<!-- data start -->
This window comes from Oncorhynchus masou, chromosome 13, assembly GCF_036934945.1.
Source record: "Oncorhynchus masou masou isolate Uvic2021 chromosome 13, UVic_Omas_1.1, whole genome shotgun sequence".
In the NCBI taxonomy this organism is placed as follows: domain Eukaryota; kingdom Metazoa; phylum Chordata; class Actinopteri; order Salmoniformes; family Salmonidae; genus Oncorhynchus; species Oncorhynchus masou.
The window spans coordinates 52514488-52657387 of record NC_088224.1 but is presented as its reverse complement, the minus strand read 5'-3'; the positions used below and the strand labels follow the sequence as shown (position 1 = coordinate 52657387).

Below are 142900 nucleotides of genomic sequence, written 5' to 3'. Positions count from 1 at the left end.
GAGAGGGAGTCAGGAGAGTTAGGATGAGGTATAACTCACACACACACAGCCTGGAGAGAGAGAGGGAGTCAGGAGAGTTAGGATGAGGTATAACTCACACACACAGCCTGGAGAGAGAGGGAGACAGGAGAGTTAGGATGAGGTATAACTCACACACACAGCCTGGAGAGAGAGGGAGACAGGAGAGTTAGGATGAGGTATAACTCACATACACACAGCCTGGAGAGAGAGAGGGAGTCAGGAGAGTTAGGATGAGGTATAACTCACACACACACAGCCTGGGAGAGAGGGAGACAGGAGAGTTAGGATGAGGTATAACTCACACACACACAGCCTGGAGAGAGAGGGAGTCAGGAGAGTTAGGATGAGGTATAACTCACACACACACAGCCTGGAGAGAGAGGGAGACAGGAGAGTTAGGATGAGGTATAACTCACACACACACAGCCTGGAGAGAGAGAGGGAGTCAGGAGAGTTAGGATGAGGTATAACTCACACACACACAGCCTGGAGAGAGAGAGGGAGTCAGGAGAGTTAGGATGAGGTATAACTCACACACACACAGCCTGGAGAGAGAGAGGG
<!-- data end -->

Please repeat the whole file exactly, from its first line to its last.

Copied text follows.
This window comes from Oncorhynchus masou, chromosome 13, assembly GCF_036934945.1.
Source record: "Oncorhynchus masou masou isolate Uvic2021 chromosome 13, UVic_Omas_1.1, whole genome shotgun sequence".
In the NCBI taxonomy this organism is placed as follows: domain Eukaryota; kingdom Metazoa; phylum Chordata; class Actinopteri; order Salmoniformes; family Salmonidae; genus Oncorhynchus; species Oncorhynchus masou.
The window spans coordinates 52514488-52657387 of record NC_088224.1 but is presented as its reverse complement, the minus strand read 5'-3'; the positions used below and the strand labels follow the sequence as shown (position 1 = coordinate 52657387).

Below are 142900 nucleotides of genomic sequence, written 5' to 3'. Positions count from 1 at the left end.
GAGAGGGAGTCAGGAGAGTTAGGATGAGGTATAACTCACACACACACAGCCTGGAGAGAGAGAGGGAGTCAGGAGAGTTAGGATGAGGTATAACTCACACACACAGCCTGGAGAGAGAGGGAGACAGGAGAGTTAGGATGAGGTATAACTCACACACACAGCCTGGAGAGAGAGGGAGACAGGAGAGTTAGGATGAGGTATAACTCACATACACACAGCCTGGAGAGAGAGAGGGAGTCAGGAGAGTTAGGATGAGGTATAACTCACACACACACAGCCTGGGAGAGAGGGAGACAGGAGAGTTAGGATGAGGTATAACTCACACACACACAGCCTGGAGAGAGAGGGAGTCAGGAGAGTTAGGATGAGGTATAACTCACACACACACAGCCTGGAGAGAGAGGGAGACAGGAGAGTTAGGATGAGGTATAACTCACACACACACAGCCTGGAGAGAGAGAGGGAGTCAGGAGAGTTAGGATGAGGTATAACTCACACACACACAGCCTGGAGAGAGAGAGGGAGTCAGGAGAGTTAGGATGAGGTATAACTCACACACACACAGCCTGGAGAGAGAGAGGG